Tuesday, December 03, 2013
By Robert Krulwich : Host, Radiolab
Look inside most machines today and what do you find? Computer chips functioning mysteriously. Gaze at a 1920's Rube Goldberg cartoon and what do you find? Machines powered by hungry parrots and angry ladies. Will future tools stay inscrutable or become more Rube-like? Here's a guess.
Thursday, January 24, 2013
In his latest story for the New Yorker, staff writer Adam Gopnik explores the science behind the human experience of music. It all started when Gopnik realized a profound difference in the way he and his teenage children listen to music. While Gopnik and his peers grew up solemnly listening to long-form LPs on superb stereo systems, his kids "snatch at" smaller bits of music via earbuds and laptops. As he told Soundcheck's John Schaefer: "I would say, 'I can't listen to this on that lousy speaker on your computer!'"
A desire to understand this generational gap led Gopnik on a journey that spans rocket science, psychology and sociology, which he documents in his New Yorker piece, "Music To Your Ears: The Quest For 3-D Recording and Other Mysteries of Sound."
Gopnik describes visiting the lab of Edgar Choueiri, a rocket scientist determined to create a method of listening to sound in three dimensions. Choueiri allowed Gopnik to test out his “magic box” with a song of Gopnik’s choice: the Rolling Stones’ “Beast of Burden.” The experience, says Gopnik, was thrilling.
“[He] plugged it in,” he recounts, “And suddenly, there it was, Keith Richards is stabbing away with a cigar in his mouth you could practically hear on my right, and Ronnie Wood was plucking away in that kind of syncopated way he does…. Mick Jagger was somewhere right in front of me, and Charlie Watts passively was keeping time right behind my head. I had been inserted into the center of the Stones. It was a startling, uncanny experience.”
Friday, July 27, 2012
The violinist Hilary Hahn ditches the classical repertoire and goes full improv. She performs live in the studio with the pianist Hauschka. Kurt Andersen talks with the writer Adam Gopnik about how Hollywood-style violence might have played into the massacre in a Colorado movie theater. And Karen Thompson Walker imagines ...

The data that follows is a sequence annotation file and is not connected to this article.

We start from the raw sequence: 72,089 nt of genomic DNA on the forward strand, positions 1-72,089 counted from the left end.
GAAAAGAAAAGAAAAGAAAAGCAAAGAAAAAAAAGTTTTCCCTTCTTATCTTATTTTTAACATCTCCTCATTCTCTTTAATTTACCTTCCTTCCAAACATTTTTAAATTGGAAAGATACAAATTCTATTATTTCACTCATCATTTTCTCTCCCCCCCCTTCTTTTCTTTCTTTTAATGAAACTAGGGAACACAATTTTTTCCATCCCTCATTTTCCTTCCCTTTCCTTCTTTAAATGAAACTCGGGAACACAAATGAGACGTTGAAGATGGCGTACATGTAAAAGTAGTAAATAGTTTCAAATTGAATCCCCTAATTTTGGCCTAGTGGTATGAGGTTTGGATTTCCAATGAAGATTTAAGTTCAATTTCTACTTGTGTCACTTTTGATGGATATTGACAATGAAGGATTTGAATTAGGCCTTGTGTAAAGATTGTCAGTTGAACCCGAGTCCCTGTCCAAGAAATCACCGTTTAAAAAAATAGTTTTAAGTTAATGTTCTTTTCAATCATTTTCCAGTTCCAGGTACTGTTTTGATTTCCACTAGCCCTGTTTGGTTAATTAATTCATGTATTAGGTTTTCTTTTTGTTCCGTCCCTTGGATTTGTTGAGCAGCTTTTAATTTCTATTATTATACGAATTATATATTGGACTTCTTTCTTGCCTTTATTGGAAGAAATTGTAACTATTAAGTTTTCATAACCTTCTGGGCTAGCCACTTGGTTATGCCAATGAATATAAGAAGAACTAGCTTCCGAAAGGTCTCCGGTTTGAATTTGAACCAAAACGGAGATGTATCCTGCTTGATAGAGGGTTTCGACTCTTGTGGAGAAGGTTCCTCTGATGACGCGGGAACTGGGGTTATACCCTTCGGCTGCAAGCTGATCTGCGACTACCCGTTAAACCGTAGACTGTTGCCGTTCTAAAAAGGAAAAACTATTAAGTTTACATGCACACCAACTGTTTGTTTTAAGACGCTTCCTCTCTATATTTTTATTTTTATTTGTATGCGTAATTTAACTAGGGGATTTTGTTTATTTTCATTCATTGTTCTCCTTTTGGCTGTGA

Monday, February 16, 2009
New Yorker staff writer Adam Gopnik talks to WNYC's Leonard Lopate about his new double biography Angels and Ages, which looks at the lives and legacies of Abraham Lincoln and Charles Darwin. Both men were born 200 years ago.
You can listen to Lopate ...
Saturday, January 13, 2001
Host Kurt Andersen and special guest New Yorker critic Adam Gopnik discuss why artists, musicians and people from all walks of life choose to recreate artifacts from the past - on canvas, in the concert hall and on the battlefield. Cellist Yo-Yo Ma talks about baroque music on original instruments and New Urbanist architect Andres Duany describes creating new towns from the layout of old cities. We also profile arts educator and philosopher Maxine Greene and contemplate the design of the Post-it note.
Saturday, November 11, 2000
Host Kurt Andersen and special guest New Yorker critic Adam Gopnik discuss why artists, musicians and people from all walks of life choose to recreate artifacts from the past - on canvas, in the concert hall and on the battlefield. Cellist Yo Yo Ma talks about baroque music on original ...